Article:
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Every year many women worldwide are diagnosed with cancer. More than 90% of cancer patients undergo invasive cancer therapy, such as chemo- and radiotherapy . Most chemotherapy regimens include the alkylating agent cyclophosphamide, which is known to cause a significant loss in ovarian follicle reserve, and may result in infertility and early menopause. The irreversible destruction of germ cells after using both radio and chemotherapy is due to a direct apoptotic effect on oocytes . On the other hand, advances in oncological treatments and better screening programs have significantly improved the life expectancy thus increasing the population of young cancer survivors. Therefore, protection against iatrogenic infertility caused by cancer therapies is considered indispensable to allow patients to have a chance to conceive in the future and to have their own genetic offspring.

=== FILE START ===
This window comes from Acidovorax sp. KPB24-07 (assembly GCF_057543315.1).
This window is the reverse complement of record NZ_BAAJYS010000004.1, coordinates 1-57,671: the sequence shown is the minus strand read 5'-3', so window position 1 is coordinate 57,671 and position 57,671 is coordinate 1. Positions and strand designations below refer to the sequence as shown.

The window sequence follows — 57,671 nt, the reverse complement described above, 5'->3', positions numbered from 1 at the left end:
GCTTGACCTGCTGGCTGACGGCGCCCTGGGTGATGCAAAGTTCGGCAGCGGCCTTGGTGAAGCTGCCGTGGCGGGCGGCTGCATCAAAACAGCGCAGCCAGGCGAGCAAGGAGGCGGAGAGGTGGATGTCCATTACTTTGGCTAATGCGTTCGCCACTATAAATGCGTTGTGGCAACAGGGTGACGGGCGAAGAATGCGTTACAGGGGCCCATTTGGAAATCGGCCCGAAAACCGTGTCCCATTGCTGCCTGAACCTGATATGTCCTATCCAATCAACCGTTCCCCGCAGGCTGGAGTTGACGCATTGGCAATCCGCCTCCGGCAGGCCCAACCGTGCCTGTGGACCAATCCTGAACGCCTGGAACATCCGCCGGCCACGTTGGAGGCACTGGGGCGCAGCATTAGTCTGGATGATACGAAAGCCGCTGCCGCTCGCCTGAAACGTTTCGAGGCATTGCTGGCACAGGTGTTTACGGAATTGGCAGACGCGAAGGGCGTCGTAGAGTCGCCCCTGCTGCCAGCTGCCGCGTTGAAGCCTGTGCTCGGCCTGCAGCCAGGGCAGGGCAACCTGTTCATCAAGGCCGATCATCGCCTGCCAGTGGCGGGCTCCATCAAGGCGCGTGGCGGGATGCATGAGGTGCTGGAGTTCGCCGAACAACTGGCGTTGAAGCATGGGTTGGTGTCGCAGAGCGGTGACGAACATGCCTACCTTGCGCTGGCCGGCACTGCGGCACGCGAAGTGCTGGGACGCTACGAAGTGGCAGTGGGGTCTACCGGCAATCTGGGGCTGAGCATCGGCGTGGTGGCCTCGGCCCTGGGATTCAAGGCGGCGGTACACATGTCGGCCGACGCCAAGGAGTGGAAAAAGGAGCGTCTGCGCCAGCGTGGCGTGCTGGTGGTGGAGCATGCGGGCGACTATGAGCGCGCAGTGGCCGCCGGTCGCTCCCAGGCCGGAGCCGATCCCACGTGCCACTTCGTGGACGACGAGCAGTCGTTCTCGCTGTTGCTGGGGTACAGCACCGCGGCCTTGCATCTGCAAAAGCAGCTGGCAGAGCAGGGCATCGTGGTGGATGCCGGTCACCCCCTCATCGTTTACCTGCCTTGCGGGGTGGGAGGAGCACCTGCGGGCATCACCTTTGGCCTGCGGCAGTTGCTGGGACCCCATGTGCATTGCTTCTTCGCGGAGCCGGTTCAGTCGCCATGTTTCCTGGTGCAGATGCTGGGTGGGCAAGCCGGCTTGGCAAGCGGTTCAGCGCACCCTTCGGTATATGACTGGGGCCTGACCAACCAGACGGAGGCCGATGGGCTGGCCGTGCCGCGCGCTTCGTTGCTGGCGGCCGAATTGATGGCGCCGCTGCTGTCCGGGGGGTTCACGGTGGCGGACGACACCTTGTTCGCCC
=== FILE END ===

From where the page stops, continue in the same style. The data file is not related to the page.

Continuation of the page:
Over the last several decades, survival rates for childhood cancer have steadily increased. Spermatogonial stem cells are responsible for the continual production of spermatozoa throughout adult life. Autotransplantation is considered more acceptable than allotransplantation or xenotransplantation, although both of the latter have been used successfully in mouse models. Spermatogenesis in vitro from biopsied germ cells is considered to be an excellent alternative for pre-pubertal boys with malignancies, particularly of hematopoietic origin, who carry a risk of relapse after transplantation. Despite significant advances in spermatogonial cell biology and subsequent fertility management, malignant contamination remains one of the main concerns surrounding autologous transplantation. The potential for transferring tumor cells within cryopreserved and subsequently cultured and/or expanded testicular tissue back into the patient is of paramount concern. Children most at risk of transmitting cancer cells include those with a haematological malignancy such as acute leukemia.